post by Superversive Press author, Thomas Davidsmeier
“Yes, they’re all mine.”
I’m often forced to give that answer when I’ve got my eight children with me out on an excursion. But, I don’t compare to one of the characters in George MacDonald’s novel, Lilith. He has billions of children, though lucky for him, they’re in permanent nap time.
My eight children love C.S. Lewis. He is considered by many modern superversive authors (this one included) to be a major influence. But, C.S. Lewis listed George MacDonald (1824-1905) as his greatest influence. So much so, that in Lewis’s tour of the afterlife ala Dante in The Great Divorce, Lewis had George MacDonald acting as his Virgil. Chesterton, Tolkien, L’Engle, de la Mare, and Edith Nesbit have all given MacDonald credit for influencing them and their work.
MacDonald’s Lilith is one of the most superversive works I’ve ever read, and one can easily draw the lines from many of its elements to parts of C.S. Lewis’s more famous works.
The story starts with a lonely young man moving back to his ancestral country estate. But, as with old houses in stories like this, mysteries abound. An apparition in the library, half a manuscript seemingly glued into a false bookshelf, a strange mirror in a disused tower garrett that can become a doorway, these are just the beginnings of a truly weird tale.
The story has the weirdness and otherworldly qualities of Lovecraft, but is completely devoid of the nihilism and idea of man being overwhelmed by the impersonal cosmos. The imagery is rich and reminiscent at moments of Gulliver’s Travels, but it is more innocent and direct than Swift. One can easily see that MacDonald was a pastor and teacher of Christian ideas.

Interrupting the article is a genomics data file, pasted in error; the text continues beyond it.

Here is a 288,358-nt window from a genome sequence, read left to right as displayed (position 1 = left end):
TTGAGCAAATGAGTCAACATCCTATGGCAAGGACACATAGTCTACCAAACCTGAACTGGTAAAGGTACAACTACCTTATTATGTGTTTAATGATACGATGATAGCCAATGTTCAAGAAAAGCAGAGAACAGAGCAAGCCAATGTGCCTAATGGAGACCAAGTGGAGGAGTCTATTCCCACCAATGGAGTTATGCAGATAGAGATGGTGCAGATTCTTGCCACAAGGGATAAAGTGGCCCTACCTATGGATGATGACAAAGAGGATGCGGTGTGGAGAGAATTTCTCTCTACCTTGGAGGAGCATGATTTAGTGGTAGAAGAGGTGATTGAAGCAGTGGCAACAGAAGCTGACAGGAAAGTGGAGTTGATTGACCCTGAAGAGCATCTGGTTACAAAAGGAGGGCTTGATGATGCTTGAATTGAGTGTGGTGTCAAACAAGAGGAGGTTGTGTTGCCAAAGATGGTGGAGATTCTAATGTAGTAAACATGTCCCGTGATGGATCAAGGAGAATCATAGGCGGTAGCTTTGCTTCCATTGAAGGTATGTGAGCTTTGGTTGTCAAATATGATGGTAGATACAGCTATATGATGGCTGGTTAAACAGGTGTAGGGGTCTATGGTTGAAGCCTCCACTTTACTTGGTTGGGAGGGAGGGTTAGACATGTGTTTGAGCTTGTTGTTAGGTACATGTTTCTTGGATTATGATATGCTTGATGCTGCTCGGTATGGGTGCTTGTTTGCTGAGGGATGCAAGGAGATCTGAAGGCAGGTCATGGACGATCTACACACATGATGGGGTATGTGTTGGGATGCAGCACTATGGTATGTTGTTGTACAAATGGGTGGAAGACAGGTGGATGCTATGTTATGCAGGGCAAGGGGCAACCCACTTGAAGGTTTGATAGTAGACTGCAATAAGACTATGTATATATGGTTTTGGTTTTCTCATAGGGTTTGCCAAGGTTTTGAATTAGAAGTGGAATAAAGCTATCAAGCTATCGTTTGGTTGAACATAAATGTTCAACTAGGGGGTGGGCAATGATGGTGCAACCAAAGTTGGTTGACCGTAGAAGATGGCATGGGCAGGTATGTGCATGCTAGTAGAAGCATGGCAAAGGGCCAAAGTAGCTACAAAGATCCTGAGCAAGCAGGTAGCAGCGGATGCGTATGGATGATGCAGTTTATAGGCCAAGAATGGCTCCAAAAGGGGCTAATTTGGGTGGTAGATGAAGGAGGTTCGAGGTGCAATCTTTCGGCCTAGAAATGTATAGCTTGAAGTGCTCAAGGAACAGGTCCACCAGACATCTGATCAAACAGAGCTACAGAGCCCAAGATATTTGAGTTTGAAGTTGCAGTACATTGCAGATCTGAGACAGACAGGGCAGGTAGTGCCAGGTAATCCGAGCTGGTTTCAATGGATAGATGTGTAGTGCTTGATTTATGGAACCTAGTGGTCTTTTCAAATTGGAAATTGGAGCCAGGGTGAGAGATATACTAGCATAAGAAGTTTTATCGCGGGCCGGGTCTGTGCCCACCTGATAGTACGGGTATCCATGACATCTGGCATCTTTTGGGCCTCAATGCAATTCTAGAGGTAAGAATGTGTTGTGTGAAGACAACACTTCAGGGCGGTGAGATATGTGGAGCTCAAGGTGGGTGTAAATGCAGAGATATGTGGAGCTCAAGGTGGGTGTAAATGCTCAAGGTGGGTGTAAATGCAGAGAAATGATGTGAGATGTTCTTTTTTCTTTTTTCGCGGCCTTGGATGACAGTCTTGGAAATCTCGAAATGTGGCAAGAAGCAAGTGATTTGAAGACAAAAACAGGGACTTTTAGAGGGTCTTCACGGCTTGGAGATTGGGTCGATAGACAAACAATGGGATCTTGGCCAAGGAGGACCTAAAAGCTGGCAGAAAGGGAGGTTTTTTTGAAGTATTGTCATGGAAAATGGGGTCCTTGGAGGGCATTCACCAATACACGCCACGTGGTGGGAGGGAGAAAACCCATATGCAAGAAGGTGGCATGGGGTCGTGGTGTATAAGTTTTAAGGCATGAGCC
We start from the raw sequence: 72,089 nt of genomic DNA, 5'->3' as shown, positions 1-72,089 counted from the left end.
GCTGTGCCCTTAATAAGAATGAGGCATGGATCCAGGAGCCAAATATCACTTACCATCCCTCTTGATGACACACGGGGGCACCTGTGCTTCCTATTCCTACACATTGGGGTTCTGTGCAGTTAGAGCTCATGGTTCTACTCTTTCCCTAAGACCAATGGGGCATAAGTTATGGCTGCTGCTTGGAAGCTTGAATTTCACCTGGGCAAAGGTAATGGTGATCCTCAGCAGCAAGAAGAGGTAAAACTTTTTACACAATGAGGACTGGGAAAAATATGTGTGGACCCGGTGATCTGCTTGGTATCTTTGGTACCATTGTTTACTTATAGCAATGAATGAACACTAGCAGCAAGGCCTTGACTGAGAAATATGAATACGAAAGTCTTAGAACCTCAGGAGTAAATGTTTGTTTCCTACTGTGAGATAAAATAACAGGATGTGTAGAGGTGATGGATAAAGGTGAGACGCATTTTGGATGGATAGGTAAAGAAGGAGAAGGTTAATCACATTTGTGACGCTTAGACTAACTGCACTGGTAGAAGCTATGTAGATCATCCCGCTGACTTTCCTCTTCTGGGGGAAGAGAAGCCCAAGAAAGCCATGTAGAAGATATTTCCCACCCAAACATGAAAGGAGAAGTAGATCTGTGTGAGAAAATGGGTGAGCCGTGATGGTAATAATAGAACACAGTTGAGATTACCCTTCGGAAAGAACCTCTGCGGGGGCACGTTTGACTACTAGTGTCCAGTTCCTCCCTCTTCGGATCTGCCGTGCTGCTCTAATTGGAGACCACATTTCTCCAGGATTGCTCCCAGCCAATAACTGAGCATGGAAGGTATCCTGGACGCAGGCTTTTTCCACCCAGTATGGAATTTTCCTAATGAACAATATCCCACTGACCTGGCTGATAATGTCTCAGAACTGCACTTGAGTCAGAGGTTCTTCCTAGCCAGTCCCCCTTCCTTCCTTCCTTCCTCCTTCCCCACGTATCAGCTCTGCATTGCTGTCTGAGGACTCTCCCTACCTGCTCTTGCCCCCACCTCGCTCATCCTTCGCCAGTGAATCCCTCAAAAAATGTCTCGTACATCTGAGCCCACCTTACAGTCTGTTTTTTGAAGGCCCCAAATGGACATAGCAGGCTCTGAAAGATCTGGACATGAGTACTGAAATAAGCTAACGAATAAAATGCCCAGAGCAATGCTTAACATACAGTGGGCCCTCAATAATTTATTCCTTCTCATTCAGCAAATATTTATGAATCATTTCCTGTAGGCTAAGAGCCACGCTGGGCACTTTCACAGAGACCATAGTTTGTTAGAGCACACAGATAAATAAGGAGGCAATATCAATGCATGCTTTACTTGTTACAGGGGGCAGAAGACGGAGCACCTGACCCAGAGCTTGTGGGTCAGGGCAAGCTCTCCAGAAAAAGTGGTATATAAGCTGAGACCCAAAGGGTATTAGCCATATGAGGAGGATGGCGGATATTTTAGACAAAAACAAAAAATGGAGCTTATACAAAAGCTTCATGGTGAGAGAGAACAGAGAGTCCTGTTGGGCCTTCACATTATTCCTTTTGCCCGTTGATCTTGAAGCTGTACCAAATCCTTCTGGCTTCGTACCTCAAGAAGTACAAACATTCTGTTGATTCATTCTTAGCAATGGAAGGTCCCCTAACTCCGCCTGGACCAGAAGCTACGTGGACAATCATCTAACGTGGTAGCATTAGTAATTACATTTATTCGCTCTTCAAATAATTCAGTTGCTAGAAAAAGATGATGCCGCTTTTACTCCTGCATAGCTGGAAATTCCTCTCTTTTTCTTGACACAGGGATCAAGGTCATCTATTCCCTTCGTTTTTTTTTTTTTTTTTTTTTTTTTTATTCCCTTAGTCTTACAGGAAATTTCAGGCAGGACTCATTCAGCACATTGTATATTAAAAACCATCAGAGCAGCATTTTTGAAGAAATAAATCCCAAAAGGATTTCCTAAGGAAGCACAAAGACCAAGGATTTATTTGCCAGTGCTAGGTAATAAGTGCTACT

I don’t want to spoil any piece of this wonderful story for you, especially because I had the pleasure of reading it with absolutely no hint what it was going to be about. All I had going in was the title.
Lilith is a character originally from Jewish mythology that was developed over the centuries. She eventually was described as the first wife of Adam, created from the same earth as him, and not from his rib as Eve was. Lilith refuses to become subservient to Adam and leaves the Garden of Eden. It is this character that George MacDonald weaves into his beautiful tale.
The tale swirls around morality, doing what is right even if it brings you hurt, and a beautiful, utterly Christian vision of redemption and rebirth.
The whole story paints a deep portrait of one of the most poignant moments in the Bible. It is a high complement to say that a story gives a vantage point to gain insight into God’s word.
“ And God will wipe away every tear from their eyes; there shall be no more death, nor sorrow, nor crying. There shall be no more pain, for the former things have passed away.” Then He who sat on the throne said, ‘Behold, I make all things new.’ And He said to me,’Write, for these words are true and faithful.’”
Thomas Davidsmeier first novel, Blessings and Trials, will be released by Superversive Press this Easter.